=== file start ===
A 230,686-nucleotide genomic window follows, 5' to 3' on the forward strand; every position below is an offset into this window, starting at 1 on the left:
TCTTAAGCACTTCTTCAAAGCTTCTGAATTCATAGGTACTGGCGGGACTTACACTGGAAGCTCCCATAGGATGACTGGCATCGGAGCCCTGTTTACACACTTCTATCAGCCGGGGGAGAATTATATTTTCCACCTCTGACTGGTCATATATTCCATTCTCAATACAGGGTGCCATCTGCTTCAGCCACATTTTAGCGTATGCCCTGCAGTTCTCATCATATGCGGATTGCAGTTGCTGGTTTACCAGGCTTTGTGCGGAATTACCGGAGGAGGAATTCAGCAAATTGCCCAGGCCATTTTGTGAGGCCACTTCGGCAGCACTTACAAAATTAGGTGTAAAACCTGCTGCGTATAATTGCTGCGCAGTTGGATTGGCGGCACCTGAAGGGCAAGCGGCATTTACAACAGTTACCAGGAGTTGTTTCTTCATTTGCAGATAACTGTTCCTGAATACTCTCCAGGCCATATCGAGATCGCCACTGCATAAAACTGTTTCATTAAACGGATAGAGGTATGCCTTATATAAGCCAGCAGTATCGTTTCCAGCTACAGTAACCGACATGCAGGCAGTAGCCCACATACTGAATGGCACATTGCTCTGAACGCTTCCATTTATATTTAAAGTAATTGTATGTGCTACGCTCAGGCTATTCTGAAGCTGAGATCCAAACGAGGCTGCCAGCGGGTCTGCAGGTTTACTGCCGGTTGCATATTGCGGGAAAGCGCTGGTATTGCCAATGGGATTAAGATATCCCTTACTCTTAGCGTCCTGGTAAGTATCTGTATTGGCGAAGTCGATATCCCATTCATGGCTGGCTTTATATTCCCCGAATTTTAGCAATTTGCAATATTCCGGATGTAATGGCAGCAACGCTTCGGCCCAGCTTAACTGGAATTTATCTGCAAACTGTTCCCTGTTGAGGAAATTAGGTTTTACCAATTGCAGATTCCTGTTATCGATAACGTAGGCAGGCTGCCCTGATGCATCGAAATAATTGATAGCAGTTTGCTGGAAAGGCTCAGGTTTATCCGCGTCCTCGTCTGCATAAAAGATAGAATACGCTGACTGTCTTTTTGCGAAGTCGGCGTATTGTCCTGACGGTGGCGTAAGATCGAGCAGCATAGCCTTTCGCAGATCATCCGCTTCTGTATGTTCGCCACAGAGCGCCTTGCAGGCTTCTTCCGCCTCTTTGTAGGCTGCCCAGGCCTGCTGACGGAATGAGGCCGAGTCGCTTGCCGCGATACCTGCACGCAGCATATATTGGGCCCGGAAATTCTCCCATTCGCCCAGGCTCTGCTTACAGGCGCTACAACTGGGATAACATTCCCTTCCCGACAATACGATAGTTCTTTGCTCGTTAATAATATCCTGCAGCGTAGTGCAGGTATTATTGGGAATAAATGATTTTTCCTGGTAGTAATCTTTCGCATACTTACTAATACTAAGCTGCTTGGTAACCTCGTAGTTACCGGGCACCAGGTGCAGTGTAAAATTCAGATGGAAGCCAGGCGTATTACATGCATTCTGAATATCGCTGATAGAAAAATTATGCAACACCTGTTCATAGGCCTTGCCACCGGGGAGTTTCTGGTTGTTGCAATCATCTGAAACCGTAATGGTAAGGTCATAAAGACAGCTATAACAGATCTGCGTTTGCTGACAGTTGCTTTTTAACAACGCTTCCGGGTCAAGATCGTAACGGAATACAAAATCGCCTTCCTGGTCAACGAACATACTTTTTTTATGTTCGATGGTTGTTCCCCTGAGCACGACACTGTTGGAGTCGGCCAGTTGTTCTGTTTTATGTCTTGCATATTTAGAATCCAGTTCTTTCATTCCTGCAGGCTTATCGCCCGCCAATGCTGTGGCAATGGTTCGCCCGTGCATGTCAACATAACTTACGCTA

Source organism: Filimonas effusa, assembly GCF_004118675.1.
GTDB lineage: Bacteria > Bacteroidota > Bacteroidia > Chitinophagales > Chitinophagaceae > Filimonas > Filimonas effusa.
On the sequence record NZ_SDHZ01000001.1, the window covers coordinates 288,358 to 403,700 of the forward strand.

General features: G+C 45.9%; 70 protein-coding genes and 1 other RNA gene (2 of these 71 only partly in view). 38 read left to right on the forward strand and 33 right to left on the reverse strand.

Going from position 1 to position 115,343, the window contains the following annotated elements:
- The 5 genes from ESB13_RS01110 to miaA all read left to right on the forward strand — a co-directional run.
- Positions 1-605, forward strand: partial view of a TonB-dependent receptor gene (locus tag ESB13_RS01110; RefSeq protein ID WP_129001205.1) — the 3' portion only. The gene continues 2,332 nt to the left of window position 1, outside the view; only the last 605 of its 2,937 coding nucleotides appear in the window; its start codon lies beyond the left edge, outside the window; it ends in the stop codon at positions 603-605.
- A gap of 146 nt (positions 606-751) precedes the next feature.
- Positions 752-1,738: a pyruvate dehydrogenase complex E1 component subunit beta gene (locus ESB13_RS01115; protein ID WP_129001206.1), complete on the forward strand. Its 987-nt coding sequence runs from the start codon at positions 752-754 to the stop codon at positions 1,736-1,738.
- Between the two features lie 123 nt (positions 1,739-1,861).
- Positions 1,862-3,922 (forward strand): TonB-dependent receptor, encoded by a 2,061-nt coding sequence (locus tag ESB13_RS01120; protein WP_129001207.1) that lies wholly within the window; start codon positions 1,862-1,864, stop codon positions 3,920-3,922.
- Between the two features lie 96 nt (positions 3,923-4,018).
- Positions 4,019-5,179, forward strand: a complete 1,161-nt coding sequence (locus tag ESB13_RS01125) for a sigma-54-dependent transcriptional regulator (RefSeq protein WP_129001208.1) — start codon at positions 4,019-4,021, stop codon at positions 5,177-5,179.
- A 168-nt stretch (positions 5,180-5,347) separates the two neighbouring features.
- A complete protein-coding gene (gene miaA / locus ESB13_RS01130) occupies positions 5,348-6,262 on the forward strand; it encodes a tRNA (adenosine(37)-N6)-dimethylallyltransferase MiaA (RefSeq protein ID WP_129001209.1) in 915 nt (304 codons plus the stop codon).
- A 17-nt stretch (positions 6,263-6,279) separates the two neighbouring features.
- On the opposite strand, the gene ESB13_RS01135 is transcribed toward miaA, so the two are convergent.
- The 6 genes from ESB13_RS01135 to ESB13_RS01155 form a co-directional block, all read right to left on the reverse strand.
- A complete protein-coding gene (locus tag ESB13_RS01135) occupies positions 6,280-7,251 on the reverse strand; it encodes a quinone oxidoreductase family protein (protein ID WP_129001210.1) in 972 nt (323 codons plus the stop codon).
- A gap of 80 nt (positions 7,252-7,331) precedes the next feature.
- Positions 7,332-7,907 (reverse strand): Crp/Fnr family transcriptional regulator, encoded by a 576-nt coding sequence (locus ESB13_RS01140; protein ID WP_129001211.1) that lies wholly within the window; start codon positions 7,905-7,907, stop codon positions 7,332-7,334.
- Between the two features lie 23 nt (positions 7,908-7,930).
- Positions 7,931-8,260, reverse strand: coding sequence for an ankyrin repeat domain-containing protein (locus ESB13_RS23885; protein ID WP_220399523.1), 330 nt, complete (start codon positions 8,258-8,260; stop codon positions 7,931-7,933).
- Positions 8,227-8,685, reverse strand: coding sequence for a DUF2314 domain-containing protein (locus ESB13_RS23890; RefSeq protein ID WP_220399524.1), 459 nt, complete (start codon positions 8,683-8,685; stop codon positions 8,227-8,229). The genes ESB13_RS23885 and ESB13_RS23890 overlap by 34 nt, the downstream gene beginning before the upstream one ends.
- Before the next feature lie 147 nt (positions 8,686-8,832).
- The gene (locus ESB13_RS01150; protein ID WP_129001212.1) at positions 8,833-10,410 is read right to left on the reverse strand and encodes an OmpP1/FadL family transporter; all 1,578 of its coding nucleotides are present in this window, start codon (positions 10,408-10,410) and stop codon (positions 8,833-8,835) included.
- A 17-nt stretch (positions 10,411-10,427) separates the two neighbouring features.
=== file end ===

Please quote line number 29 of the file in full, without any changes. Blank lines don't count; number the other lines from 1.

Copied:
- A 17-nt stretch (positions 10,411-10,427) separates the two neighbouring features.